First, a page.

Yes, my skills at doodling are nothing to write home about, but anyway, here’s a quick impression of what MY chatelaine might look like in my brain!
If you were making your own chatelaine, what would you put on it?
Happy Saturday from the Blue House in Roncy!
I am not sure about whether or not this year’s Toronto Outdoor Art Fair will actually be outdoors and in person, but I am still excited to be applying to it this year in the hopes that I can be interacting with people (I may or may not have to practice first though). If the Art Fair is not an in person event they will once again be holding the Fair online and be featuring artists on their site starting July 2, 2021. You can check out my 2020 Gallery.
Just below are a few of the images that I applied with for this year’s upcoming Fair. Wish me luck on my application and I will be updating info about the fair starting in the spring.
I am still trying to navigate shifting my sales and connecting with people online and last years Toronto Outdoor (Online) Art Fair had me setting up for online sales for the first time (outside of trying Etsy just before 2010). I am struggling to try and make that connection as building my confidence for in person sales took several years of customer interactions to learn from and making the shift to online is a social skill that I frankly do not have. I am always striving to make a connection and I suppose that online sales feels very much to me like standing on a corner talking to yourself about your business in hopes that someone is within earshot (or is this just me?) I am definitely overthinking this at the moment and just need to push past this feeling and remind you that if you have read this far let us know what you miss about seeing us in the studio – Alexis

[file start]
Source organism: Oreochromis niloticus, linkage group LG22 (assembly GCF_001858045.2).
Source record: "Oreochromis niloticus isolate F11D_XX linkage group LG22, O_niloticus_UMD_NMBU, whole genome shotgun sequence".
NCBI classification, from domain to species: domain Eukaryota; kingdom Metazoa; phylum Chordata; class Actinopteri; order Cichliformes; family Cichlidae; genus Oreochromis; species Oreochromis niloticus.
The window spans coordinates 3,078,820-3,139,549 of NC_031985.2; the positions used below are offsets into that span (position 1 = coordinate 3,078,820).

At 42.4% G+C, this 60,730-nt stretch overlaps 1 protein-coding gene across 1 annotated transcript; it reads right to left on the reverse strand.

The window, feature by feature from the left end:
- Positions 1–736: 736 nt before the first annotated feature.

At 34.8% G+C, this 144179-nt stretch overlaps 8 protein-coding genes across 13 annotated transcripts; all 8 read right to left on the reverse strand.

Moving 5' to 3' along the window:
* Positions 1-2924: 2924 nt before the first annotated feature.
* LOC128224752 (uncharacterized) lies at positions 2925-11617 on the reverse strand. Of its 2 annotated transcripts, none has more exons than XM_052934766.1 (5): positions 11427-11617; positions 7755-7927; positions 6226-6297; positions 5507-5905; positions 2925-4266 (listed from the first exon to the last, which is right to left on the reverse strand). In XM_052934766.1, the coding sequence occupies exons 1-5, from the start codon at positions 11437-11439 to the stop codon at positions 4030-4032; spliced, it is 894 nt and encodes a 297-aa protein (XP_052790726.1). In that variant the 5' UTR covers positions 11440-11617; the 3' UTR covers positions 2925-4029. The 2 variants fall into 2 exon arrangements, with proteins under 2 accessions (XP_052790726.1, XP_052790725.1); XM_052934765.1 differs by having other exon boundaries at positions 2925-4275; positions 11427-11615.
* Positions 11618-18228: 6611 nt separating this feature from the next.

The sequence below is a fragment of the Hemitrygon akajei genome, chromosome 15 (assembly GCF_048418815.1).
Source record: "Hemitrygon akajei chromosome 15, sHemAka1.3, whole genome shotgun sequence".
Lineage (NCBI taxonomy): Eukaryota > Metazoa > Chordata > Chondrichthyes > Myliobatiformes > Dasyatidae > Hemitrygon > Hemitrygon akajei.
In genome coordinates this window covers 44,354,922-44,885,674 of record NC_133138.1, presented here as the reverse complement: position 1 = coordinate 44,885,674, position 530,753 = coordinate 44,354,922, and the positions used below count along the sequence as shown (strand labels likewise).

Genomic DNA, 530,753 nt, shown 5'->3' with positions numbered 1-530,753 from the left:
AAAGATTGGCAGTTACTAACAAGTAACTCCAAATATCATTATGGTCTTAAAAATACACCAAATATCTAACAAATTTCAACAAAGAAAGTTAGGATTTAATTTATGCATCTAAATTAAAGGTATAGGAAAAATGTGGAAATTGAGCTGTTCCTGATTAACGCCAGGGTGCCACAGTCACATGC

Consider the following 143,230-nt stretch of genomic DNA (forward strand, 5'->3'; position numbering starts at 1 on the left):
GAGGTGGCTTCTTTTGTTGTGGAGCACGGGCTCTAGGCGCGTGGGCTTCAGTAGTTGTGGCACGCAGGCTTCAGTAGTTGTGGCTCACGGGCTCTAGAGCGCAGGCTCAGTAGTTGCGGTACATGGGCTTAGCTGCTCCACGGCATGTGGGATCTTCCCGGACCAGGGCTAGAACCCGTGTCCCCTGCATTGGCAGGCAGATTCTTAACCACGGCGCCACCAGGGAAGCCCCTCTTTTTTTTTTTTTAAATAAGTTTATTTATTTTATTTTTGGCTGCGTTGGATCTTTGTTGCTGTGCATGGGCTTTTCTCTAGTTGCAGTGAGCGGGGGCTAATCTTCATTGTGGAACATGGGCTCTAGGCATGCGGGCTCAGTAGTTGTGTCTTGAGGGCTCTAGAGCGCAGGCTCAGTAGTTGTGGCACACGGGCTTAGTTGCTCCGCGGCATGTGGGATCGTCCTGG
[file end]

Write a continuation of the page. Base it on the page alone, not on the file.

I really enjoy teaching, it’s great to share knowledge, and to see how excited people get when they’re making things, and that spark and drive to carry on. There are lots of different aspects that I enjoy, but I really like the thought that I’ve facilitated development of skills that will carry a student into the future, and nurtured their creativity/passion. I used to apply this to my students as a research biologist, and when I changed careers to focus more on my goldsmithing, one of things I looked forward to doing was to carry on teaching.
As you may know, we teach workshops and classes at the Jewel Envy studio. One of my goals for last year was to start teaching…..in March….. so you can guess what happened! I managed to get in a small workshop as part of the Stakt market Christmas events in December 2019, where we did these fun bookmarks. There was lots of hammering fun!
So, back to March 2020, and everything was closed, so I was denied! Then things started to open up again and I got my chance to experience my first eight week Intro to Fabrication class, with a smaller class size, masks all around (well, we actually wear them quite a bit anyway), and all the other safe measures we could take. We managed to get the classes in before things shut down again, and we managed to get the students through the basics, and still have fun. They made some awesome pieces, with lots of variety within the set of beginner skills that we teach them. Here’s a collage of some of the projects the students completed:
Sadly, we’re still unable to start up the classes we were hoping to start running again, but we’re all prepared to sail ahead when it’s safe to do so again. If you’re interested in any specific classes, make sure you’re signed up to our newsletter, or send us an email to say what course you’re specifically interested in!
Stay safe, and we hope and look forward to welcoming you back to classes in the not-so-distant future!